Thailand – is it cheap to travel here?

Thailand – is it cheap to travel here?

For almost every person who travels for longer time, call him/her backpacker, flashpacker, or simply traveller or even tourist, one of the important things before coming to the country is to check the prices and set the budget accordingly. For me, budget was quite simple to set while traveling in various countries. It includes everything I spend for – ie. accomodation, food, daily activities, going out in the night, bus/train/plane tickets to move around and small things I buy on the way. This way my daily budget so far was usually as following: 1

The categories: Developed countries (ie. US, western europe).

Developing countries (this category is quite broad, it would be Argentina as well as Brazil or Peru)

Subdeveloping countries (Morocco, Paraguay, Thailand)

Almost third world countries (Myanmar, Cambodia).

Now, the above mentioned budget is generally true for Thailand, but not for the whole country. Once I read at one of the travellers blog that the author lived for below 500 USD in Chiang Mai (Northern Thailand) for the entire month. That gives just below 17 USD per day. However, my experience was quite different.

Quick summary of prices in Chiang Mai (1 dollar equals 30 Baht, as for the end of 2012):

room rental: on monthly basis it is possible to rent for 4000-5000 B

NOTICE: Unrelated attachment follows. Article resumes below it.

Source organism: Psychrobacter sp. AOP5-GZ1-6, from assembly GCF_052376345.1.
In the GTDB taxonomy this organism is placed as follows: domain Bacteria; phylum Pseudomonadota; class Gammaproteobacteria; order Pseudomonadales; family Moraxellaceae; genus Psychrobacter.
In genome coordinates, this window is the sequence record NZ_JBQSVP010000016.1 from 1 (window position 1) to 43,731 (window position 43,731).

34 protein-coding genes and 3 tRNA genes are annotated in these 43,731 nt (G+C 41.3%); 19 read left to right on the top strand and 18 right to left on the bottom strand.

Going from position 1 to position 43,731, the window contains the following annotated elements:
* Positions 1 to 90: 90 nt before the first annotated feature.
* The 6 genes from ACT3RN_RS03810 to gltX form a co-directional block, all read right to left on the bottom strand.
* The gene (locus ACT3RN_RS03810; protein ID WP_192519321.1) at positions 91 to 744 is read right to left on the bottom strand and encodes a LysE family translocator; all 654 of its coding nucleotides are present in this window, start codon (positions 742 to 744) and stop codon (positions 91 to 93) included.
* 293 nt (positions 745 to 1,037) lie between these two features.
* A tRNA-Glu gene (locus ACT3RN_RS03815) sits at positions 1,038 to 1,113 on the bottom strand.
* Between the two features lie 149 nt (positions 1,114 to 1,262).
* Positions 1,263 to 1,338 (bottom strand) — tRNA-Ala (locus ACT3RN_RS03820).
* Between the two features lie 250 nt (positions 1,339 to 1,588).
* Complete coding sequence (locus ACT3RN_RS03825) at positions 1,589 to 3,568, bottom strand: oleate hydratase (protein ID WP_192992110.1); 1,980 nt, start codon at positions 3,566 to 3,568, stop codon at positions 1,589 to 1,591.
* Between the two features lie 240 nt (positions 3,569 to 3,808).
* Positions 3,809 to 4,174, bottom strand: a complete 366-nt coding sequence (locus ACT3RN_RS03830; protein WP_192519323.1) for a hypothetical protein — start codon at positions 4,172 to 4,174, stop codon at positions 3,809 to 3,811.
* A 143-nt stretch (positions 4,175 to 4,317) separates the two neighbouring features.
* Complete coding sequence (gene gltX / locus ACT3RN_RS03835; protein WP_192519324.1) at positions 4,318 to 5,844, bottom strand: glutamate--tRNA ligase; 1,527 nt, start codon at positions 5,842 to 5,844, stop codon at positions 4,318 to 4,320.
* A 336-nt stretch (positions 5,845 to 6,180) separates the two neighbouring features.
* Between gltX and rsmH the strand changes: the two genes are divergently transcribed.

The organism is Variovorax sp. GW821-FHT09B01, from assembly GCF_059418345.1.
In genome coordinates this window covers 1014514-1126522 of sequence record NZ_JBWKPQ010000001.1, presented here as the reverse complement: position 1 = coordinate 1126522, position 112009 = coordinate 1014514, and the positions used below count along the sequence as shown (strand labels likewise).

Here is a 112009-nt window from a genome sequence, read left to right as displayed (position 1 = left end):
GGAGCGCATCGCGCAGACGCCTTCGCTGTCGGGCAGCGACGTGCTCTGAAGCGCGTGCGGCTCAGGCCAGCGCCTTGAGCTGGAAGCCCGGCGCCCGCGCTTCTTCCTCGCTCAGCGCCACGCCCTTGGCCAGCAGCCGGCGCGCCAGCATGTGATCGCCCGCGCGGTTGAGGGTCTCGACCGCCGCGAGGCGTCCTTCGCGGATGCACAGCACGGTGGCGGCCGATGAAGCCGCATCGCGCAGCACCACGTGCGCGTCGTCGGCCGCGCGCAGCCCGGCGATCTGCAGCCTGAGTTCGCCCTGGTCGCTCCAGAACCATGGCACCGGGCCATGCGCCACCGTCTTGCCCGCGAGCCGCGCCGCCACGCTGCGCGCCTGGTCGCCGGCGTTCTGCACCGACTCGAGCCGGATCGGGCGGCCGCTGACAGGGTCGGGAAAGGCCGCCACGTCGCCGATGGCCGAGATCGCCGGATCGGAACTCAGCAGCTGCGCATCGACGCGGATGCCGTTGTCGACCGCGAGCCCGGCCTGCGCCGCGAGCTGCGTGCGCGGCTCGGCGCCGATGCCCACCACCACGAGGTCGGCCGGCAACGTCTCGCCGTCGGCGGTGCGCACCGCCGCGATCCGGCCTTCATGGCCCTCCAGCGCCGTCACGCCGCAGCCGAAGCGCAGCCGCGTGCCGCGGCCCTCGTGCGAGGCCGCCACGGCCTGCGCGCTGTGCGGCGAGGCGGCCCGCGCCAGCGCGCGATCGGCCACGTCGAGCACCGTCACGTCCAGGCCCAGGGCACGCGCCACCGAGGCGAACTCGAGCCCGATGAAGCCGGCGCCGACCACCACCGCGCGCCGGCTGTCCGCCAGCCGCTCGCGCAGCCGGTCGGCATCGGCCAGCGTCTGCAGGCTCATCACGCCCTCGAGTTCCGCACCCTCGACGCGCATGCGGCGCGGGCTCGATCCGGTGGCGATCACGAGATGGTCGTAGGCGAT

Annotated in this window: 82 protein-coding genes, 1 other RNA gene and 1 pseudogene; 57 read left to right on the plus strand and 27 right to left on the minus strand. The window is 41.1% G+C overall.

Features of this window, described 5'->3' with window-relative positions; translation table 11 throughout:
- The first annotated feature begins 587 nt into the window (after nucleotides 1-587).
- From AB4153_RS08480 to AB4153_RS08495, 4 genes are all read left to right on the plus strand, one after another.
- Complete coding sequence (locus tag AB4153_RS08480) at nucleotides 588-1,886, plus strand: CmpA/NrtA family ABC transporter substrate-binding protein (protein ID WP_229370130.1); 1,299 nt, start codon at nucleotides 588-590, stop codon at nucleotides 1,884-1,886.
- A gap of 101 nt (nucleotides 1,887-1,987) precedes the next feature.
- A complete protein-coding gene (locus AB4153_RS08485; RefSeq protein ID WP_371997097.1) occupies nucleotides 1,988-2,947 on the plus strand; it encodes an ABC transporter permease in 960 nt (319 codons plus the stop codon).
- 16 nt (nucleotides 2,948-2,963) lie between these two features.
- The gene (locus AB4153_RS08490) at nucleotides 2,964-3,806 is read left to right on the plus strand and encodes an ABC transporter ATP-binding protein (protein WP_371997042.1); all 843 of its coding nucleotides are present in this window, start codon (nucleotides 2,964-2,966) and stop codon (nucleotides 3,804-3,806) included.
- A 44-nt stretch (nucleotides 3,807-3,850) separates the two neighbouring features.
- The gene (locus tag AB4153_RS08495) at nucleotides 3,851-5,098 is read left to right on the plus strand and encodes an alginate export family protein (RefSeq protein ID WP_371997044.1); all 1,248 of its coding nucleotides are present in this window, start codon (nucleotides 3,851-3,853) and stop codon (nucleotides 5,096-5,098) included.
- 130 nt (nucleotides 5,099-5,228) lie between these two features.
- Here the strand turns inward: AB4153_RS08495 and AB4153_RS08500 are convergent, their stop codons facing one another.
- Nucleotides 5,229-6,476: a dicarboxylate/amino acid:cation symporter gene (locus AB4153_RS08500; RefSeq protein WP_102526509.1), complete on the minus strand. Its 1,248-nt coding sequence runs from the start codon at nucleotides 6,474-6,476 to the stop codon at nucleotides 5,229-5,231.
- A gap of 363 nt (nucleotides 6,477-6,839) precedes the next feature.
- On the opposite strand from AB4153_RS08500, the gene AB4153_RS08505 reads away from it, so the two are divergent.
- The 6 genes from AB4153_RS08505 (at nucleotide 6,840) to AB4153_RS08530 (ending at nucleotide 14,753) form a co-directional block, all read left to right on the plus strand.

food: basic meal on the street 35 B, but for me daily food budget was close to 300 B. Just a normal breakfast cost 130 B, and sometimes I wanted a steak instead of chicken with rice or noodles. So just food cost 9000 B,

activities: Here you can easily spend either 3000 B or 30,000 B. Just a few examples, cooking classes were costing from 800 B, scooter rental from 200 B. Trekking from 900 . Flight of the gibbon 3200. Downhill experience 1900 (all prices per day).

My expenses during the month were around 20,000 B, and I wasn’t saving on this part. I was there probably once in a lifetime and wanted to make most of my time.

Going out in the night: bottle of Chang (local beer) cost around 40 baht in the shop, and 60-80 in the restaurant. Entrance to most clubs was free, some cost 200 or 300 B. Coctails were starting at 80 B. Tuktuk ride back and forth around 100 B (bargaining skills highly required). Lets say that going out twice a week (very moderately) would cost me 600 each night. So 4800 B in total.  2 Bangkok

It was somewhere in the middle in terms of the prices, of course accomodation was more expensive (here I’m speaking about good locations, close to MRT/BTS transport, not about Khao San Rd, where the room costs from couple of hundred Baht per night), but it was infinitely easier to find a host via couchsurfing. Frankly speaking during my month long stay in Bangkok I only paid for accomodation during 10 days. Rest of the time was surfing. Food was similarly priced as in Chiang Mai, daily activities almost nonexistent (sleeping and socializing with people was what I was doing most of the time).